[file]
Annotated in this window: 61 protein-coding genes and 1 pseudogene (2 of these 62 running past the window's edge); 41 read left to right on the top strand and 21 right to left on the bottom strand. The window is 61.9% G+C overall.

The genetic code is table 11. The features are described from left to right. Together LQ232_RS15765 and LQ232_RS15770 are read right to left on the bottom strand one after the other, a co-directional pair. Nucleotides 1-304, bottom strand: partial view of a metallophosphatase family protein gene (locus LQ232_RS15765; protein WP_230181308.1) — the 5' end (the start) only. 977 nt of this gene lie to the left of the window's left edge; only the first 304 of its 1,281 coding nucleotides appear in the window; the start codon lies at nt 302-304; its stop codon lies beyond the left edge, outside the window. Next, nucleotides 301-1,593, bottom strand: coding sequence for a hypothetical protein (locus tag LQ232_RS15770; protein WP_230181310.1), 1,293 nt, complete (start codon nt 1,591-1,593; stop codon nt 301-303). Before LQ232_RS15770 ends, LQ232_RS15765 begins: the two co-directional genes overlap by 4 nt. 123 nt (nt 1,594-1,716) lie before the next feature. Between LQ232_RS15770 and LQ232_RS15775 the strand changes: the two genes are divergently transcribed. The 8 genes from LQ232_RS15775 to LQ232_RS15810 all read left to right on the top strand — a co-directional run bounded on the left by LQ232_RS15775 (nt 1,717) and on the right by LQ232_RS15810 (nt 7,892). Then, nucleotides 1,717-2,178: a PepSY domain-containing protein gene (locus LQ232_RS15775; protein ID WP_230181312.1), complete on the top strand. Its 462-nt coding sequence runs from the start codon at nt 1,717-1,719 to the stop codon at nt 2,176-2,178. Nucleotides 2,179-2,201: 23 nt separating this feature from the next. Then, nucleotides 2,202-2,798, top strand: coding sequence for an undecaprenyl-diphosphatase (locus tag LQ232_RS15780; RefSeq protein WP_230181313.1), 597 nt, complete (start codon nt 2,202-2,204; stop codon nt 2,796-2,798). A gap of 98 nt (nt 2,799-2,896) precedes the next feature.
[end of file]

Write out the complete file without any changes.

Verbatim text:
Annotated in this window: 61 protein-coding genes and 1 pseudogene (2 of these 62 running past the window's edge); 41 read left to right on the top strand and 21 right to left on the bottom strand. The window is 61.9% G+C overall.

The genetic code is table 11. The features are described from left to right. Together LQ232_RS15765 and LQ232_RS15770 are read right to left on the bottom strand one after the other, a co-directional pair. Nucleotides 1-304, bottom strand: partial view of a metallophosphatase family protein gene (locus LQ232_RS15765; protein WP_230181308.1) — the 5' end (the start) only. 977 nt of this gene lie to the left of the window's left edge; only the first 304 of its 1,281 coding nucleotides appear in the window; the start codon lies at nt 302-304; its stop codon lies beyond the left edge, outside the window. Next, nucleotides 301-1,593, bottom strand: coding sequence for a hypothetical protein (locus tag LQ232_RS15770; protein WP_230181310.1), 1,293 nt, complete (start codon nt 1,591-1,593; stop codon nt 301-303). Before LQ232_RS15770 ends, LQ232_RS15765 begins: the two co-directional genes overlap by 4 nt. 123 nt (nt 1,594-1,716) lie before the next feature. Between LQ232_RS15770 and LQ232_RS15775 the strand changes: the two genes are divergently transcribed. The 8 genes from LQ232_RS15775 to LQ232_RS15810 all read left to right on the top strand — a co-directional run bounded on the left by LQ232_RS15775 (nt 1,717) and on the right by LQ232_RS15810 (nt 7,892). Then, nucleotides 1,717-2,178: a PepSY domain-containing protein gene (locus LQ232_RS15775; protein ID WP_230181312.1), complete on the top strand. Its 462-nt coding sequence runs from the start codon at nt 1,717-1,719 to the stop codon at nt 2,176-2,178. Nucleotides 2,179-2,201: 23 nt separating this feature from the next. Then, nucleotides 2,202-2,798, top strand: coding sequence for an undecaprenyl-diphosphatase (locus tag LQ232_RS15780; RefSeq protein WP_230181313.1), 597 nt, complete (start codon nt 2,202-2,204; stop codon nt 2,796-2,798). A gap of 98 nt (nt 2,799-2,896) precedes the next feature.